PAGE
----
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“You’re not allowed to take a vacation. Only the partners can take a vacation,” he said a monotone voice that implied he was unmoved by the message he was delivering.
I blinked twice, shocked. It was a good thing we were over the phone, otherwise my face would’ve revealed how ludicrous a policy I thought that was. “But my days have been marked on the calendar for over a month now,” I replied, trying to be reasonable and simultaneously process this turn of events. It was Christmas Eve, and my flight home was set to take off in just a few hours.
“We didn’t realize you meant all day. We’re having a holiday party at 1pm tomorrow.” His voice remained monotone, no drip of compassion. He was my own personal Grinch, complete with a heart three sizes too small.
That used to be my life. Racked with $200k in student loan debt and grateful just to be employed, I worked tirelessly to make others money so they could go on vacation. I hated it. Even when I was upgraded from a newbie desk to a 16th floor office with floor-to-ceiling windows and views of downtown Fort Lauderdale, I was unhappy. I watched others live their lives on the streets below me and felt detached from the world, burdened by my financial responsibilities and professional obligations.
Then one day I was offered a position at a non-profit organization. The job involved a pay cut and undesired move across the state, but came with a significant increase in leave time and benefits. I accepted it on the spot.
Knowing this, what I’m about to tell you should come as less of a shock. I’m a solo female travel blogger taking 12 trips in 12 months while employed full-time. Ambitious, I know, but I have a lot of time to make up for. I made a decision before my 29th birthday that I was going to make the most of the year I have left in my twenties.
I’m now nearly halfway through and can proudly report that I’m pulling it off. What’s more, my circumstances have drastically improved from when I first started. I went from swiping right on Tinder and hoping my date would suggest something other than “Netflix and chill,” to rendezvousing with a Greek fisherman in the Cycladic Islands. I now have emails from lenders announcing that I qualify to take out a mortgage, whereas months ago I couldn’t get a bank to take me seriously.
Friends see my social media posts and refer to 2017 as the “Year of Jen.” I laugh because it is my year, but not by coincidence. I worked hard to create a life that makes me wake up every morning with anticipation, not dread.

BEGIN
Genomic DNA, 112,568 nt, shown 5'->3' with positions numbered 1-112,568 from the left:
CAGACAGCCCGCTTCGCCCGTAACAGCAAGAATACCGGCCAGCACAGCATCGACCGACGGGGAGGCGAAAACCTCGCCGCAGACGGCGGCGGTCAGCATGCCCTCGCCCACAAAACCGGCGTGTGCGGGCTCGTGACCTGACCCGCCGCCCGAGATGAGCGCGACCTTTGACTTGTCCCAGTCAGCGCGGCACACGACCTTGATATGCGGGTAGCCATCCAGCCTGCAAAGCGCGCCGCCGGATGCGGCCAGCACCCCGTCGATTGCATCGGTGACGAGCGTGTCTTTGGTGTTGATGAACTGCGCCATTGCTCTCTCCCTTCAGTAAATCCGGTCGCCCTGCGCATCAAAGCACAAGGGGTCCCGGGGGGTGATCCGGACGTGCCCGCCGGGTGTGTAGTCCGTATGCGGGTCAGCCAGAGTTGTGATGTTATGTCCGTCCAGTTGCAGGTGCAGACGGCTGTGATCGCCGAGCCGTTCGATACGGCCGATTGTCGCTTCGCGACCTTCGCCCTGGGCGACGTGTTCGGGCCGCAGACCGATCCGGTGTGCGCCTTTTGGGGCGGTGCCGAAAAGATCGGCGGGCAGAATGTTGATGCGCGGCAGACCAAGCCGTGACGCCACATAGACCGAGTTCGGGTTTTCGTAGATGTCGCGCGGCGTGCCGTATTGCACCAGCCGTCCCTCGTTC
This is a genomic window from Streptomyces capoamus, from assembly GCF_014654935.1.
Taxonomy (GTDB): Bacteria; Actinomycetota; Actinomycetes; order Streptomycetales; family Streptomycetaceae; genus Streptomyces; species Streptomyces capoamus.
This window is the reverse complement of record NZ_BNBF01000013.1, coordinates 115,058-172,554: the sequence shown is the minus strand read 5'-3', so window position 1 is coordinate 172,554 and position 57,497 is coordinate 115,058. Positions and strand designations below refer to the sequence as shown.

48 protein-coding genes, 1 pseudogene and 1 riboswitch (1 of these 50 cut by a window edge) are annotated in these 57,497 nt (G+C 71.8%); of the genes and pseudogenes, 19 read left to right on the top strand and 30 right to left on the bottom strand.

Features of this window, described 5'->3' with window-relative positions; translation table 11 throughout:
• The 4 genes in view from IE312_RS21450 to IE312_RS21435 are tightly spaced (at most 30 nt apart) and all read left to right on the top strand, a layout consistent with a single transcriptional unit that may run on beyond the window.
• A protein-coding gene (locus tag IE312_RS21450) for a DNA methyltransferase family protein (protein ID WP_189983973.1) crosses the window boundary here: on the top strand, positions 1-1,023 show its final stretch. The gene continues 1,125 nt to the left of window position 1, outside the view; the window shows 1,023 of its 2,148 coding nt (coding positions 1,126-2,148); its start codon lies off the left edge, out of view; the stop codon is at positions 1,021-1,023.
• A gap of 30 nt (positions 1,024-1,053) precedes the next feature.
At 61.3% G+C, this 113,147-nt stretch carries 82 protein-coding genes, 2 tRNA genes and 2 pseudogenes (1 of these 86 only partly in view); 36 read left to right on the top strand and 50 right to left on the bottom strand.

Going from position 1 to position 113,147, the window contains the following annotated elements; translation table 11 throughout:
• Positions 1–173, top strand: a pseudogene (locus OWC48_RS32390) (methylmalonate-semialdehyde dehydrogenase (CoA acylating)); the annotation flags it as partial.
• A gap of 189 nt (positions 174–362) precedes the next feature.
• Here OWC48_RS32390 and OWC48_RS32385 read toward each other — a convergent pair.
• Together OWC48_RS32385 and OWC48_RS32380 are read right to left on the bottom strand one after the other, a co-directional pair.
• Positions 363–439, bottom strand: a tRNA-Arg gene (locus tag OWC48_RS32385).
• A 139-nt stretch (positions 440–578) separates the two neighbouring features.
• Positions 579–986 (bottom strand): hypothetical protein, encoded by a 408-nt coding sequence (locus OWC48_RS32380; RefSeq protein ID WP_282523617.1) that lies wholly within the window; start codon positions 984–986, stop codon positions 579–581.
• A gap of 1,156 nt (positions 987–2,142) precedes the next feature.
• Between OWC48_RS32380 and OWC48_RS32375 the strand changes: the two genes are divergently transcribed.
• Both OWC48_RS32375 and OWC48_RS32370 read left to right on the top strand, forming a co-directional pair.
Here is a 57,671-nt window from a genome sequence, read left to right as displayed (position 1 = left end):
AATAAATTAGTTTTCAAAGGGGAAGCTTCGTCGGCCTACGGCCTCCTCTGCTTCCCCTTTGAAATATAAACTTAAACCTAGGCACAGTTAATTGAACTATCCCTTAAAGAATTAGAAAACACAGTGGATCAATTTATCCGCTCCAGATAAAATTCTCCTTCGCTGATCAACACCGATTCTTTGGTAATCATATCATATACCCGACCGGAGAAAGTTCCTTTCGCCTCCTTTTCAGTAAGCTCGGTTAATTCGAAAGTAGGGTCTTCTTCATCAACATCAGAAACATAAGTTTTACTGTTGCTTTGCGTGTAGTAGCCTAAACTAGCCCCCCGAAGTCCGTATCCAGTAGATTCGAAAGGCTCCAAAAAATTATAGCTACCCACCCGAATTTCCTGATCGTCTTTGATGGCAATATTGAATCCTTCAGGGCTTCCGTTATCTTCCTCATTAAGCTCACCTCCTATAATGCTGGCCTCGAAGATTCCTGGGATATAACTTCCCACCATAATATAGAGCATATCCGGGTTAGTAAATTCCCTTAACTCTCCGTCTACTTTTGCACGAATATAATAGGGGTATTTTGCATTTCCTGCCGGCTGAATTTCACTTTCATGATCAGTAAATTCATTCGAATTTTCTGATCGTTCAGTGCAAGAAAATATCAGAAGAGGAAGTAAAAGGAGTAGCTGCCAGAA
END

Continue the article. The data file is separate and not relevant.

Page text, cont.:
Many people want to do the same, but aren’t sure where to start. You may not able to take 12 trips in 12 months, but you can certainly travel even while employed and financially strapped. Here’s how:
1) Take short trips abroad
People hesitate to go overseas for a long weekend. “It’s too far to go for so short a time,” they say reprovingly, unaware of just how much can be fit into one day.
Big cities make the perfect long weekend destinations, as there’s much to see and do in a compact area. I spent 48 hours in Amsterdam and saw the Van Gogh Museum, Anne Frank House, Rijksmuseum, Cheese Museum, Red Light District, toured the canals and even took a half day trip to see windmills outside the city. Take advantage of the boost of energy and excitement that comes with being in a new city and power through for a short period of time.
2) Make your money work for you
Utilize travel credit cards to make your money work for you even when you don’t have any to spare. Money you’re spending on groceries or gas could be going to earn points towards travel. Make your reservations with one site or brand repeatedly to maximize individual rewards and loyalty discounts. Sign up for cheap flight alerts so you’re saving on the most expensive portion of your trip—the flight. This is especially important if you’re planning for more than one person.
Capitalize off what you have at home as well. I sell unwanted clothing and accessories on Poshmark. Also, as if by fate, I found an online teaching position to supplement my income and help fund my travels. The extra income makes up for any corresponding lack of sleep.
3) Don’t aim for perfect
Everyone spends their life waiting for perfect–the perfect travel partner, the perfect vacation destination, the perfect savings account. But perfect is a high standard to set, and a near impossible one to meet. If you insist on waiting for perfect, you’ll miss out on all the unique and wonderfully imperfect things along the way. Maybe you don’t get the perfect trip to Rome right now, but you discover instead on an impromptu trip that Belgium has really delicious beer and waffles. Maybe you don’t stay at the Ritz Carlton when you’re in Paris, but your AirBnB host points you to a crepe spot that only locals frequent.
The most delightful part of any journey is the unpredictable twists and turns, and the only way you can possibly go wrong is by staying home.
Jen is a solo female travel blogger specializing in adventure and budget travel. Follow Jen’s journey to complete 12 trips in 12 months and visit her website at www.jenonajetplane.com!